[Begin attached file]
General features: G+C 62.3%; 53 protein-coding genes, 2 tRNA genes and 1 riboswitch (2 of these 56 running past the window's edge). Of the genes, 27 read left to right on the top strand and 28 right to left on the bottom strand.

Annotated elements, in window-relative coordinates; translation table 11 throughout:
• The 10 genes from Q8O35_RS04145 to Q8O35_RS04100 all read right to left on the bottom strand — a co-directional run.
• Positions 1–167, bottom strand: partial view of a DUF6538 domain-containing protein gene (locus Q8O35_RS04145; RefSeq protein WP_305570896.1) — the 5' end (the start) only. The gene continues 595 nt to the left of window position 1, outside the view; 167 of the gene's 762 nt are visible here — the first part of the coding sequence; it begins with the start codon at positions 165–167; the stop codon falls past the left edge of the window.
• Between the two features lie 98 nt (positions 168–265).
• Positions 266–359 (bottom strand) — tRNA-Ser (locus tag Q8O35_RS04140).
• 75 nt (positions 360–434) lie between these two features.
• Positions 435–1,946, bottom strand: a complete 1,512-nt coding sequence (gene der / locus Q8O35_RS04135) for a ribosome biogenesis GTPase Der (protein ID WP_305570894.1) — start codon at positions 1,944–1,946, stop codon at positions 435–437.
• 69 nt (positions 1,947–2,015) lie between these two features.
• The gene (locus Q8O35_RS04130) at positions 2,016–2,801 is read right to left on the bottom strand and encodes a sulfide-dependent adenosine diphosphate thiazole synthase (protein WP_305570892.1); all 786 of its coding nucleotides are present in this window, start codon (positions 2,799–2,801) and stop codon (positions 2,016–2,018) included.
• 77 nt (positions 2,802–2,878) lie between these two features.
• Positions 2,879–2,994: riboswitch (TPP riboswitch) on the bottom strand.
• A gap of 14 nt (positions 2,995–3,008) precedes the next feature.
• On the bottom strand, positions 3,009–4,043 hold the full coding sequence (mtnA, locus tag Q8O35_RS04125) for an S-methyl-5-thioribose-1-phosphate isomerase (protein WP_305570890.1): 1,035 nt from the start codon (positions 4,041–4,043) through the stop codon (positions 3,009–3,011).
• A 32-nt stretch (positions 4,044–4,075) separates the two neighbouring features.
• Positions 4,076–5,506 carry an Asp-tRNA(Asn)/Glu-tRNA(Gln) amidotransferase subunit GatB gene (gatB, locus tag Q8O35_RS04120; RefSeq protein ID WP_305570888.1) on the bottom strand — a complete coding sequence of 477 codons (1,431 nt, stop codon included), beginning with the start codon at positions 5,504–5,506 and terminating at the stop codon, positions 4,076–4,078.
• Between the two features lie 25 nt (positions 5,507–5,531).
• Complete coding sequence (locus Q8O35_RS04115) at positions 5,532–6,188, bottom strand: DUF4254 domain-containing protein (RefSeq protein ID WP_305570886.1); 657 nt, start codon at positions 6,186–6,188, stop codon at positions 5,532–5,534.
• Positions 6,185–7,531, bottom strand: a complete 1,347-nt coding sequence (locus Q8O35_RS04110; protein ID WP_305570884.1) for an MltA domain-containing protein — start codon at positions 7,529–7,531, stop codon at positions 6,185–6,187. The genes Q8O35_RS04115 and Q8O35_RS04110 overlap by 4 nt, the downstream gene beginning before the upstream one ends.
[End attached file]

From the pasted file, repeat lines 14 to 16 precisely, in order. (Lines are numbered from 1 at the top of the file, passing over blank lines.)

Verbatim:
• On the bottom strand, positions 3,009–4,043 hold the full coding sequence (mtnA, locus tag Q8O35_RS04125) for an S-methyl-5-thioribose-1-phosphate isomerase (protein WP_305570890.1): 1,035 nt from the start codon (positions 4,041–4,043) through the stop codon (positions 3,009–3,011).
• A 32-nt stretch (positions 4,044–4,075) separates the two neighbouring features.
• Positions 4,076–5,506 carry an Asp-tRNA(Asn)/Glu-tRNA(Gln) amidotransferase subunit GatB gene (gatB, locus tag Q8O35_RS04120; RefSeq protein ID WP_305570888.1) on the bottom strand — a complete coding sequence of 477 codons (1,431 nt, stop codon included), beginning with the start codon at positions 5,504–5,506 and terminating at the stop codon, positions 4,076–4,078.